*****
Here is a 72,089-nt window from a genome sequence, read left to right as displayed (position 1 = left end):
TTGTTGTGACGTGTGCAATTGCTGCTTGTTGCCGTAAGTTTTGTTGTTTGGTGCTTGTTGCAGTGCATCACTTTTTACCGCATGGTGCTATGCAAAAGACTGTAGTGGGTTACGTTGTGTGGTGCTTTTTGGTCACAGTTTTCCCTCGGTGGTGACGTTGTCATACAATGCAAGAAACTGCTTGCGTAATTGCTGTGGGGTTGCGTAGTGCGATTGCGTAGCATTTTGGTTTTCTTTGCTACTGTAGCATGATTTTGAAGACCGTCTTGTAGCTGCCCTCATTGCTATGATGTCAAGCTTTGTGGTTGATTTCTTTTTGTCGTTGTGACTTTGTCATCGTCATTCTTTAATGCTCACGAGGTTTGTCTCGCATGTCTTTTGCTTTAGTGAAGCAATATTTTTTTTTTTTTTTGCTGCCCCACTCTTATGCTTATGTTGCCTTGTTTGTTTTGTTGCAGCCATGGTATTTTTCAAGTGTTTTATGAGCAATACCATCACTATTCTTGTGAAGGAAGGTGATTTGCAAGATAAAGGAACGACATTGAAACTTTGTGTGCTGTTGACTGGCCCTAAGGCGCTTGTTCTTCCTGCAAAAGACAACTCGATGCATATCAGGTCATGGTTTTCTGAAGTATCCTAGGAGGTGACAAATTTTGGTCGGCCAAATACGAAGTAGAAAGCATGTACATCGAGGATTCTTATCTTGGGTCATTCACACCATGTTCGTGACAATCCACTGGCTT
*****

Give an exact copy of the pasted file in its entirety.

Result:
Here is a 72,089-nt window from a genome sequence, read left to right as displayed (position 1 = left end):
TTGTTGTGACGTGTGCAATTGCTGCTTGTTGCCGTAAGTTTTGTTGTTTGGTGCTTGTTGCAGTGCATCACTTTTTACCGCATGGTGCTATGCAAAAGACTGTAGTGGGTTACGTTGTGTGGTGCTTTTTGGTCACAGTTTTCCCTCGGTGGTGACGTTGTCATACAATGCAAGAAACTGCTTGCGTAATTGCTGTGGGGTTGCGTAGTGCGATTGCGTAGCATTTTGGTTTTCTTTGCTACTGTAGCATGATTTTGAAGACCGTCTTGTAGCTGCCCTCATTGCTATGATGTCAAGCTTTGTGGTTGATTTCTTTTTGTCGTTGTGACTTTGTCATCGTCATTCTTTAATGCTCACGAGGTTTGTCTCGCATGTCTTTTGCTTTAGTGAAGCAATATTTTTTTTTTTTTTTGCTGCCCCACTCTTATGCTTATGTTGCCTTGTTTGTTTTGTTGCAGCCATGGTATTTTTCAAGTGTTTTATGAGCAATACCATCACTATTCTTGTGAAGGAAGGTGATTTGCAAGATAAAGGAACGACATTGAAACTTTGTGTGCTGTTGACTGGCCCTAAGGCGCTTGTTCTTCCTGCAAAAGACAACTCGATGCATATCAGGTCATGGTTTTCTGAAGTATCCTAGGAGGTGACAAATTTTGGTCGGCCAAATACGAAGTAGAAAGCATGTACATCGAGGATTCTTATCTTGGGTCATTCACACCATGTTCGTGACAATCCACTGGCTT